I’ve looked into Road Scholar as a possibility for the future for summer times away for myself. I ordered a North American catalogue which I was able to read and understand (the website is too much for me when it comes to reading about the experiences), and I do think I would enjoy some of them very much but as yet don’t think I’m strong or steady enough to endure the anxiety of getting to the place and back alone, not quite sure what I would like (though maybe the Dickens week will have a novel by him more to my liking and I’ll try that), not being athletic and having such bad feet, but I am looking at it. Yvette appeared interested and said let’s look at a European catalogue (the idea of England again, and she mentioned Paris specifically): more expensive but I’ve sent away for it. Next year is a 40th anniversary and they have what’s called specials (super-expensive, well beyond us) — month long trips to Australia and New Zealand, extraordinary learning as well as luxurious enjoyment. The world is an oyster for some.
So a few realities, some dreams I’m not sure about, ceaseless regret for his not being here (asking myself why I permitted the mutilation of him by that doctor when in my gut I knew it was wrong) edging near consciousness. You see I am weak and do this language softening too. It’s not that he’s not here, it’s that he does not exist any more. I can’t reach what is no more. My way is still to try to shut my grasp of this out by activities and absorption of my mind into books, art, movies, writing (also rocking in my chair with my hand on my face). I find great solace in watching and rewatching Downton Abbey, probably reading far more into it than is there. I found myself bonding the other night with Samantha Bond as Lady Rosemary Painswick (I had not tried to think why she had the “pain” in her name) as she tried to help her niece, Laura Carmichael as Lady Edith Crawley, now pregnant by the vanished Michael Grigson (into a Germany going Nazi) and vacillating between an abortion and a hidden childbirth where she gives up the baby for adoption). It seemed to me it was hinted that Lady Rosemary had had an illegitimate child many years ago and given it up for adoption, and managed to live an apparently fulfilled, at least self-respecting if lonely life afterwards and a promotional photo appealed deeply. You see it at the head of this blog, gentle reader.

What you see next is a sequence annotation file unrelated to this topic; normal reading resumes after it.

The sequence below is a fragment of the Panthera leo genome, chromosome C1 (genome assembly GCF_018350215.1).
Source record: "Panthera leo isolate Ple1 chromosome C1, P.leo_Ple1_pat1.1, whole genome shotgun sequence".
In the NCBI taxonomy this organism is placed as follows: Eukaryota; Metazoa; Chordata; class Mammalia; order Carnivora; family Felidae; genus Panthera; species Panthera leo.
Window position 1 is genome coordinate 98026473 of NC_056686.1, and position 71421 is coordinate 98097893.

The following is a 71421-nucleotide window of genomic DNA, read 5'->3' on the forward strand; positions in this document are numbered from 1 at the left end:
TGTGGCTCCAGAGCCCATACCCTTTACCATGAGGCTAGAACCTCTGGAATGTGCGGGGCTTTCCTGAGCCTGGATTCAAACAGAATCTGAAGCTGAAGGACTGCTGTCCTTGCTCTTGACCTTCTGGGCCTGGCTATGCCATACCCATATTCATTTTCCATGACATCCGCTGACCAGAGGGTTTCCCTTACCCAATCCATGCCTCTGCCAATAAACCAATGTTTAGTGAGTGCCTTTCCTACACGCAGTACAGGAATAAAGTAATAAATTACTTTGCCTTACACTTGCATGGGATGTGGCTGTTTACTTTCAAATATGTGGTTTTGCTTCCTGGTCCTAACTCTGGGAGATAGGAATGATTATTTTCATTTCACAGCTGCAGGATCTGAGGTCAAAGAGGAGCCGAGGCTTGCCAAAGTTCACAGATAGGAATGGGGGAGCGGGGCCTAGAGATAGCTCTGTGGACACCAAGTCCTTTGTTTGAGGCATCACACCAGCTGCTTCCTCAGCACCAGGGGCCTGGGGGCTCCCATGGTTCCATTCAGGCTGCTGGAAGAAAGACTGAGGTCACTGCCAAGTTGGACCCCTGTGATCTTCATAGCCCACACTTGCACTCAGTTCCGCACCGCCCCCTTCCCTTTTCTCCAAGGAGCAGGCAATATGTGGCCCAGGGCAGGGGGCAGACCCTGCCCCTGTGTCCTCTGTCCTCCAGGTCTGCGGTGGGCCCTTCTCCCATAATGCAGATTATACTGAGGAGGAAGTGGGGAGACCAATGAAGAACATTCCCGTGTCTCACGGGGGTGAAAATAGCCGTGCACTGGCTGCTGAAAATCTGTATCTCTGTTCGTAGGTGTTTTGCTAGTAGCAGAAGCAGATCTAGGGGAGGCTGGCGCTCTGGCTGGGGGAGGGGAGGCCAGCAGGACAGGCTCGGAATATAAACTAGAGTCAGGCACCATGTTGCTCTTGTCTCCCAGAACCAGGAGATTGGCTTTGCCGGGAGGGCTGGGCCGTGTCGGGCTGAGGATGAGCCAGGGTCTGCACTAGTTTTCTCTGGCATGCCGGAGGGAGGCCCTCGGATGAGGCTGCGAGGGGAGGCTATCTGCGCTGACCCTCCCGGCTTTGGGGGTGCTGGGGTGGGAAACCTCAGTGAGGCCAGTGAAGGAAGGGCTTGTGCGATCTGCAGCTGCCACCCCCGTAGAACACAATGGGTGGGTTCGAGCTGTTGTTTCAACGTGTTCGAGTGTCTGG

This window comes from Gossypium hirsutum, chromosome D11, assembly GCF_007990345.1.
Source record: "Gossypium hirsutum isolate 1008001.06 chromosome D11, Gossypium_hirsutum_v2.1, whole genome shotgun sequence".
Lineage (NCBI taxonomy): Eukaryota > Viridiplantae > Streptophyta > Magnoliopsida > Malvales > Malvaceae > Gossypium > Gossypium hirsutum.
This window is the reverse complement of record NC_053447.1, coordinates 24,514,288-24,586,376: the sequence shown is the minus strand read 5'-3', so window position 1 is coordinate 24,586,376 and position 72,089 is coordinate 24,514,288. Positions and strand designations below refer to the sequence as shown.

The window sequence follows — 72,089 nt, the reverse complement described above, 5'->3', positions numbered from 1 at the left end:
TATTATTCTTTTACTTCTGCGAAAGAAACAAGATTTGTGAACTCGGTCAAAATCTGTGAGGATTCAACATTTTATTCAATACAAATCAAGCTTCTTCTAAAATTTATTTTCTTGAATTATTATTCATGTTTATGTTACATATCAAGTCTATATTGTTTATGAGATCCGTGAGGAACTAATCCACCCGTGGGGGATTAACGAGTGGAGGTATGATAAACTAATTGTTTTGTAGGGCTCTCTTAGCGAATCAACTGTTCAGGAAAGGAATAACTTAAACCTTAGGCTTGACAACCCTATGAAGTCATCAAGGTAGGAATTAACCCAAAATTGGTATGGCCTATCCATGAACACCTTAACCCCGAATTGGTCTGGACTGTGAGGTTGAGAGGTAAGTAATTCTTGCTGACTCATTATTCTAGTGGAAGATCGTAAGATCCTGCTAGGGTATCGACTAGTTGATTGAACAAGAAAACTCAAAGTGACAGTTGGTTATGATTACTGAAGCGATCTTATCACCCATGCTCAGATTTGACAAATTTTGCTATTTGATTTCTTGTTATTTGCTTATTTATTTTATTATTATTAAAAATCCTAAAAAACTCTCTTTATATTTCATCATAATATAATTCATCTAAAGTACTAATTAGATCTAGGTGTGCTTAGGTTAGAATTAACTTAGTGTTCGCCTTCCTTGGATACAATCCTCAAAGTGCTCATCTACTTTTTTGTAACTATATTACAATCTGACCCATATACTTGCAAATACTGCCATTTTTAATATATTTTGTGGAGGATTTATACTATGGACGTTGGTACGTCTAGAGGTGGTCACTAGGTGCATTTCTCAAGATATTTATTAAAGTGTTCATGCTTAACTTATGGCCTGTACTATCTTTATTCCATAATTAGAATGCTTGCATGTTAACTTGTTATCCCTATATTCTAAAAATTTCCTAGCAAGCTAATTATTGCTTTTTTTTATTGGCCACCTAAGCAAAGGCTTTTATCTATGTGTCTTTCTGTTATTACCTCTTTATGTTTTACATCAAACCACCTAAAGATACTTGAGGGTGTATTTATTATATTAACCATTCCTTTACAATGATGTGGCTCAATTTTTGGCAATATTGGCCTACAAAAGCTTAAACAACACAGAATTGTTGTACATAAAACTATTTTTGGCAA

I’ve tried to keep my spirits up by listening to the T’ai chi song at the close of Juliette Towhidi’s Calendar Girls. I regret that I can’t produce the moving shots that in the film accompany the music and must reproduce the unfortunate cover to the DVD but I can at least provide a few stills as you listen:
Do listen to the music, taken the time out to breathe
Calendar Girls by Patrick Doyle — T’ai chi